How Bayesian methods embody Occam’s razor

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Some of you might have heard the term Occam’s razor, sometimes spelled Ockham’s razor, together with Bayesian methods. It is indeed a great concept which is very useful for many applications. This post is just another argument why Bayesian methods are so widely applicable and must be applied. In a fairly short post, I will explain how Bayesian methods embody Occam’s razor naturally in an intuitive language and directly refer it to deep learning. Much of my post is taken from David MacKay’s PhD thesis (1992). I highly recommend giving it a read.

Which model performs well for my data set?

Imagine you work in a supervised learning setting, let’s say CIFAR-100, and you are quite new to computer vision, but already know that a convolutional neural network (CNN) is your choice to go. But, you do not really know how large your CNN needs to be to achieve the desired validation accuracy. In fact, even experienced deep learning researchers and practitioners still need to follow some rule of thumbs or trial and error to find an architecture of a CNN which performs well enough when they work with a new data set.

An architecture of a CNN consists of number of hidden layers, filters, activation functions, etc. All of these summarised is meant by the word model.

Comparing multiple models is a difficult task because it is not possible to simply choose the model that fits the data best: more complex models, i.e. more hidden layers and more filters, can always fit the data better. So, the maximum likelihood model choice, i.e. choosing the model with the highest p(D|θ), would lead us inevitably to implausible overparameterised models that generalise poorly. As you know, that’s not what we aim for. Instead, we would like to have a model which generalises well, i.e. it performs well on unseen data examples.

Occam’s razor

Occam’s razor is the principle that states that unnecessarily complex models should not be preferred to simpler ones.

To clarify, simpler models means less parameters θ to train, thus faster computations and more generalisations. I guess, we agree that all these characteristics are desiderata, particularly in the context of deep learning. Imagine again that we work with CIFAR-100 and hypothetically, the two models in the subsequent figure achieve exactly the same validation accuracy. Why should I waste computational resources to train model b which has more parameters θ to train than model a?

Bayesian methods automatically and quantitatively embody Occam’s razor (Gull, 1988; Jeffreys, 1939). Complex models are automatically self-penalising under Bayes’ rule. Let us review Bayes’ rule to clarify how we came to this conclusion:

This is equivalent to

You can understand H1 as a proposal for a model which is hoped to represent the data D well (H because of hypothesis). In a Bayesian neural network, this hypothesis H1 can be understood as the total set of model parameters θ={θ1, θ2, …, θn}. Let’s assume H1 is a fairly simple model and we have another proposal H2 which is a much larger model. We all agree on that H2 has a much wider range of possible data sets D it can simultaneously perform well on, but the current quest of narrow artificial intelligence is to solve specific tasks, which we will call C1. Specific tasks mean specific data sets. In the subsequent figure, we have a specific data set C1 as a subset of possible data sets D.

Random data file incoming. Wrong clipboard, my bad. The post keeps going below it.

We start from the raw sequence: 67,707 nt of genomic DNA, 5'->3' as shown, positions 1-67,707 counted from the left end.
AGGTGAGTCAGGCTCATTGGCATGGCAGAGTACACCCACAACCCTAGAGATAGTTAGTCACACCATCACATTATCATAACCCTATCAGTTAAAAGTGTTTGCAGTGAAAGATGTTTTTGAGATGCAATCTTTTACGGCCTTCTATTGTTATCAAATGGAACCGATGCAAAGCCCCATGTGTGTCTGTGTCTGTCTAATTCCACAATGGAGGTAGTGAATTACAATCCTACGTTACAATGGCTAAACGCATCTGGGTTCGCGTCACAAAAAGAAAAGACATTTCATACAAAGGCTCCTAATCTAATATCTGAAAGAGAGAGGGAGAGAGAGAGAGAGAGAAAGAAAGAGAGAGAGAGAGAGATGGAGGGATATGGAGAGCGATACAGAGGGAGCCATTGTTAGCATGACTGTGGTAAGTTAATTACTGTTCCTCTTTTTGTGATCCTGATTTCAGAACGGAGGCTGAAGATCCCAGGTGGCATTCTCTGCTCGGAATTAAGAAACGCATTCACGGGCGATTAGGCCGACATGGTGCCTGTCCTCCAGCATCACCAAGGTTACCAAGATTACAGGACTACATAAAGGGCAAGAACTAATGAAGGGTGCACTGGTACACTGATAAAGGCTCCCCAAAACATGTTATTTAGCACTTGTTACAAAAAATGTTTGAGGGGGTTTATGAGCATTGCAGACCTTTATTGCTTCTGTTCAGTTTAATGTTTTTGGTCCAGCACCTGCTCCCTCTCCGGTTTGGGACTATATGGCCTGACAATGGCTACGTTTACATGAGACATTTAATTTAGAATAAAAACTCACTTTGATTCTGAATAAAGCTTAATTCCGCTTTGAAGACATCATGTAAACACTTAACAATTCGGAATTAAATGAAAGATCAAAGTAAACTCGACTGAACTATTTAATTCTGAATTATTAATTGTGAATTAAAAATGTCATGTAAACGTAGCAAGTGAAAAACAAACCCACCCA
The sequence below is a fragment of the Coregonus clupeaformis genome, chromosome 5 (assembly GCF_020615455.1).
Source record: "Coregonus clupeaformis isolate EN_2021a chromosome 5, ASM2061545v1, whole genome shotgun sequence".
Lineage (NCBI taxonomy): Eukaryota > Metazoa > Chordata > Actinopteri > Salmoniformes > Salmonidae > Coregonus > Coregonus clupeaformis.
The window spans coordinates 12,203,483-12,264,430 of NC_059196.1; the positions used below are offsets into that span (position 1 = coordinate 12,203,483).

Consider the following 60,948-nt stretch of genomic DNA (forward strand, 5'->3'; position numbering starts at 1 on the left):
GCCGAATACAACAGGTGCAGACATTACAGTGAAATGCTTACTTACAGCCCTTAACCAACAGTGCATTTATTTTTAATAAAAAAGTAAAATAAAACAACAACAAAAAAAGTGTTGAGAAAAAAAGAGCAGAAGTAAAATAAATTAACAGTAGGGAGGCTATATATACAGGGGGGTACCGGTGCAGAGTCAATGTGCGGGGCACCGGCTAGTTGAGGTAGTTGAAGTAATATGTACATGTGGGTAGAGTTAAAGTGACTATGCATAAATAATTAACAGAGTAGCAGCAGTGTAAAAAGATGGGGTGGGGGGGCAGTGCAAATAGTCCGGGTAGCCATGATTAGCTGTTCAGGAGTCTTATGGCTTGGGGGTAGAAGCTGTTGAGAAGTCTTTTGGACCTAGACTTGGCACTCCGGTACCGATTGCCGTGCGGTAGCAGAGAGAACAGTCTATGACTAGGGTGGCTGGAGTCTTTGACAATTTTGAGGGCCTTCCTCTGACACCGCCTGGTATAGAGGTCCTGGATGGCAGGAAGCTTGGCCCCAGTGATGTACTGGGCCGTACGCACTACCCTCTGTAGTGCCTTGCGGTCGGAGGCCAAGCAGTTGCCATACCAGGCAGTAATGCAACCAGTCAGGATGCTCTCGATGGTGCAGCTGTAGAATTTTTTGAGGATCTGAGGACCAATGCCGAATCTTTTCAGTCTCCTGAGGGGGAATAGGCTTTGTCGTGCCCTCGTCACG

The degree of evidence for a specific data set C1 as a set of possible data sets D (MacKay, 1992)

The term p(D|H1) is the likelihood for the hypothetical model H1 for the given data D=C1. Recall that we only work with the data set C1. Since we optimise the posterior probability p(H1|D) to be as close to 1 as possible in the given task, Bayes’ rule answers the rhetoric question: “why is it necessary to have a larger model H2?”.

A simple model H1 makes only a limited range of predictions, shown by P(D|H1), whereas a more powerful model H2, that has, for example, more learnable parameters θ than H1, is able to predict a greater variety of data sets. This means, however, that H2 does not predict the data sets in region C1 as strongly as H1. Assume that equal prior probabilities have been assigned to the two models. Then, if the data set falls in region C1, the less powerful model H1 will be the more probable model.

Recall that probabilities are in a Bayesian understanding measures of plausibility. This was put forth by Cox (1946) by seeing all hypothetical solutions to any given problem as a set of which each hypothesis has a certain probability to be the solution to the given problem.

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